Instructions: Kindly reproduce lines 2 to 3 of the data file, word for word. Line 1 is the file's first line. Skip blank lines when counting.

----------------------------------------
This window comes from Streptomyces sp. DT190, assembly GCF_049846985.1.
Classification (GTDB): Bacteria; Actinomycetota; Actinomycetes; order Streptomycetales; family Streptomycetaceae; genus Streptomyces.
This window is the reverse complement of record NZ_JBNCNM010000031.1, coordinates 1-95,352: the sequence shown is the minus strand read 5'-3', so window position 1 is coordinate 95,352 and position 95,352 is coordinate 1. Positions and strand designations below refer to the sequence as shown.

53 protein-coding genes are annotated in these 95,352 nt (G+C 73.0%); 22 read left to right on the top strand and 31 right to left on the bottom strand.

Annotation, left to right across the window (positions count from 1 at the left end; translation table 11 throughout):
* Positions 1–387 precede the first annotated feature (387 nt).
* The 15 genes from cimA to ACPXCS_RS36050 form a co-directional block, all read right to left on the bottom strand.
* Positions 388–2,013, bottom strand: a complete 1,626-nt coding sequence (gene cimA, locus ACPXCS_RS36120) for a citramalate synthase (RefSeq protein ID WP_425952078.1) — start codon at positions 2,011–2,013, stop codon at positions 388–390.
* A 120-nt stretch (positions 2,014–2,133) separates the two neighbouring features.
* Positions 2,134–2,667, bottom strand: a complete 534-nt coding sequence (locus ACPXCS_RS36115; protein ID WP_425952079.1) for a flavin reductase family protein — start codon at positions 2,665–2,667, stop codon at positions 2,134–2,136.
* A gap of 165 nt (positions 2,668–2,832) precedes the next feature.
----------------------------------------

Classification (GTDB): Bacteria; Actinomycetota; Actinomycetes; order Streptomycetales; family Streptomycetaceae; genus Streptomyces.
This window is the reverse complement of record NZ_JBNCNM010000031.1, coordinates 1-95,352: the sequence shown is the minus strand read 5'-3', so window position 1 is coordinate 95,352 and position 95,352 is coordinate 1. Positions and strand designations below refer to the sequence as shown.